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The Collation

I learned to read Secretary Hand!!!! (And so can you)

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Ever seen little kids at the swimming pool excitedly shouting “Look what I can do!!!!” after daring to jump off the big-kid diving board? That’s me right now, having just returned from Rare Book School in Charlottesville, Virginia, where I took Heather Wolfe’s week-long paleography class, “The Handwriting & Culture of Early Modern English Manuscripts.” Look what I can do!!!! I can read Secretary Hand!!!! And so can the eleven other people in the class, and so could you, given the chance.

For me, the biggest learning curve came from the unfamiliar letterforms. Or rather, from the letterforms that are familiar, but represent a different letter than my brain expects.  Years of reading letterpress and engraved English text from the period means that the vocabulary and syntax are already familiar, and the long-s doesn’t phase me, but when “r” looks like “w”, and “c” looks like “r”, and “e” looks like “o”, and an “s” at the end of a word looks like “b” you have to slow down and read each letter before you can read the word. Take this string of nine letters from a document dating to around 1585, for example:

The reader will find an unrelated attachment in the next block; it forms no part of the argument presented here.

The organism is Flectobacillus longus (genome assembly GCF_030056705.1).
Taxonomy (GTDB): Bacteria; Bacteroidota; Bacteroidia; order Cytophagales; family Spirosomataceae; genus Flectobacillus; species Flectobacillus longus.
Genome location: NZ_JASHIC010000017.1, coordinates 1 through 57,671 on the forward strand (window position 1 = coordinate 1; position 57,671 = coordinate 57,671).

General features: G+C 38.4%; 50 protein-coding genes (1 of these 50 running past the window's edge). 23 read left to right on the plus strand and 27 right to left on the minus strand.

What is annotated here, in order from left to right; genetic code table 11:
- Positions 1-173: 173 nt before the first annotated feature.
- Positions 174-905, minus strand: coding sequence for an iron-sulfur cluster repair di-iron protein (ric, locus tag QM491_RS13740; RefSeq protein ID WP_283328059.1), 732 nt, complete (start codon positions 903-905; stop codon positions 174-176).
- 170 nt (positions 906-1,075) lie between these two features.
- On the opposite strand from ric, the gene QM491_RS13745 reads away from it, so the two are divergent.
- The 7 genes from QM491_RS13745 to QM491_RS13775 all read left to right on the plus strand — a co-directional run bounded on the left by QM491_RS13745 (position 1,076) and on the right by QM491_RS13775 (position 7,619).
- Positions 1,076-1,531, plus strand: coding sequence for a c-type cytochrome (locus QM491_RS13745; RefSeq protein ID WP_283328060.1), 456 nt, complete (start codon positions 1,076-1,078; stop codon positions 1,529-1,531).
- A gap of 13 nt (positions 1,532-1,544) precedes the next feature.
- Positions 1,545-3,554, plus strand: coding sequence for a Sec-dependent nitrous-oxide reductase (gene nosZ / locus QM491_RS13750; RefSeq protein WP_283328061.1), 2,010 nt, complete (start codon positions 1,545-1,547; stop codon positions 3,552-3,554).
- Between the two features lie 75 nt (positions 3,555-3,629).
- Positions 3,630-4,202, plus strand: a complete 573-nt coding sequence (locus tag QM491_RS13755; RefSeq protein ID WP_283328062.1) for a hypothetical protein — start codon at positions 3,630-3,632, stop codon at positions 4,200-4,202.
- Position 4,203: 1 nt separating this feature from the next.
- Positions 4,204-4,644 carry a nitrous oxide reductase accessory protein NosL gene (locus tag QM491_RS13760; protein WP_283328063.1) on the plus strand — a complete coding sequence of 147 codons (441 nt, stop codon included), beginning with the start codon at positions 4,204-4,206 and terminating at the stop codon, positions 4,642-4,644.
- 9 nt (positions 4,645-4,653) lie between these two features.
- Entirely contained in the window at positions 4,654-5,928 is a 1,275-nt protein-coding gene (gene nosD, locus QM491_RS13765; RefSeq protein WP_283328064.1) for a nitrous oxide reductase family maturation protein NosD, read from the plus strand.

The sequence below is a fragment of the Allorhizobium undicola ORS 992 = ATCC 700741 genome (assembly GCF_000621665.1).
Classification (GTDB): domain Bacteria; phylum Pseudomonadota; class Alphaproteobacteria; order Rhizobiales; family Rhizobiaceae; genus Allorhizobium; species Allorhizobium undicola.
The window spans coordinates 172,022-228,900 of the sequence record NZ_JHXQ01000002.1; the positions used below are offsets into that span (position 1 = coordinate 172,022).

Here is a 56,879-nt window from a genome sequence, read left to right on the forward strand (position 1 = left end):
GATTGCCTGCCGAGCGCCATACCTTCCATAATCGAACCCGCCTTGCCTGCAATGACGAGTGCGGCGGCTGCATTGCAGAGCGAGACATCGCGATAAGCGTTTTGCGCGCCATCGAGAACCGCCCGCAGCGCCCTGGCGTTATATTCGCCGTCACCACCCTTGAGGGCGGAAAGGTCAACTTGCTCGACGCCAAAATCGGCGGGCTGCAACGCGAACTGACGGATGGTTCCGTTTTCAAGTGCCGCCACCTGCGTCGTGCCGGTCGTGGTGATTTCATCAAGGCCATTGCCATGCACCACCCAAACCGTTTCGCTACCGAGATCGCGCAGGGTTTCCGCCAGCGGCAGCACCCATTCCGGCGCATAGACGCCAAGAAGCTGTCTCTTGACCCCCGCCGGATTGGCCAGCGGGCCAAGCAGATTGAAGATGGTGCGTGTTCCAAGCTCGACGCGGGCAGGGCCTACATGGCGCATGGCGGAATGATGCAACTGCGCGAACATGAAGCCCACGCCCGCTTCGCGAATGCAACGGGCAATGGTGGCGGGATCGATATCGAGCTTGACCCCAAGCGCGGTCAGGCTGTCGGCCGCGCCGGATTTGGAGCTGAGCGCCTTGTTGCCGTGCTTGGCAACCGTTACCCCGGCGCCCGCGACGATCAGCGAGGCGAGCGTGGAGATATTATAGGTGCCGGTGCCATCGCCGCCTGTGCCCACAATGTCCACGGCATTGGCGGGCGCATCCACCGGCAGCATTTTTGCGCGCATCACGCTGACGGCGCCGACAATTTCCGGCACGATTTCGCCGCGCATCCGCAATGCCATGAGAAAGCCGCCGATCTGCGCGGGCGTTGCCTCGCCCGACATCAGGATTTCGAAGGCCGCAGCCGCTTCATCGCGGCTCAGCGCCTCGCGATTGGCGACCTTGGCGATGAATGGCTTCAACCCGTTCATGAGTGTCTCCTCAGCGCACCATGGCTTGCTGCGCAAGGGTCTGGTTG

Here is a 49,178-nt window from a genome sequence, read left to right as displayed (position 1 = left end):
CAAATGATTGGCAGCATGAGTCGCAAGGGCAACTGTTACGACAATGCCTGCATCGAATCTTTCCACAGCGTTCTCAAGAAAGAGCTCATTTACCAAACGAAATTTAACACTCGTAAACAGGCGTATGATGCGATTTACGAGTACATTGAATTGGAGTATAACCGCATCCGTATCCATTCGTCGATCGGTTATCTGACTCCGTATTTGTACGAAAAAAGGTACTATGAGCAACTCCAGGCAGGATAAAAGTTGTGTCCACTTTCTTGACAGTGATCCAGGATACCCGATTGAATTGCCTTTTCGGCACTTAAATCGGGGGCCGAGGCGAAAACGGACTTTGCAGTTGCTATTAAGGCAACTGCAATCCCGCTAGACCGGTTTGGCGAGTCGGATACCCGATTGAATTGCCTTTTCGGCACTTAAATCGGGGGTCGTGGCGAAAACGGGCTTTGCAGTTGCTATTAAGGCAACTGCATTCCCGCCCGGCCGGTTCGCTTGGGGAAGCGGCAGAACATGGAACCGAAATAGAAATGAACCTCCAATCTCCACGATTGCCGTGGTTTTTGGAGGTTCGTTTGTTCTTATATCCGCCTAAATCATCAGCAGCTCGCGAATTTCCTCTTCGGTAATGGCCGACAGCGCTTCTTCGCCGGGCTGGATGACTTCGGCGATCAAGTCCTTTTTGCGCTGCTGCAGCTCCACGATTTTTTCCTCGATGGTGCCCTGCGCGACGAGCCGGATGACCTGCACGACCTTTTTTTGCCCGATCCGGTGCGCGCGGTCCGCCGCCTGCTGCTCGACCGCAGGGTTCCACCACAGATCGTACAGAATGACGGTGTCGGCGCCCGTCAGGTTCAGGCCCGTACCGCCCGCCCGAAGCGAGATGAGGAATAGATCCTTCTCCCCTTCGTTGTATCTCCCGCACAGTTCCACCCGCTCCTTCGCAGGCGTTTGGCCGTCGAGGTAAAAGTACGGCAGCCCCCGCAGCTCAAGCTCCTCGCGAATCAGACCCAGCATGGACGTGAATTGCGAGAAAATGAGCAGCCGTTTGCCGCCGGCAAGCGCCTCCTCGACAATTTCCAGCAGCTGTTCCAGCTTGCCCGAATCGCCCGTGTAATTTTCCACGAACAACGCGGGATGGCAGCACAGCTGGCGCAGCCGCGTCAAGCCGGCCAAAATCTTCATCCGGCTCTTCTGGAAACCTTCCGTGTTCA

Highlighted word "practices"

Detail from: Information given by Walter Massie against Mr. Thomas Littleton and William Houghe, Folger L.a.1029 leaf 1, recto.

Reading it as a word, I instantly saw “pwartisob,” and had no trouble knowing that couldn’t be right (I also took some comfort in the fact that I knew for sure it wasn’t “pwartifob”—my brain already knows that an “s” in the middle or at the start of a 16th-century word looks like an uncrossed or half-crossed “f”). However, everything cleared up when I read it as a series of letters first, then sounded out the word: p-r-a-c-t-i-s-e-s, “practices.” Here it is in context, third word of the fifth line:

Handwritten paragraph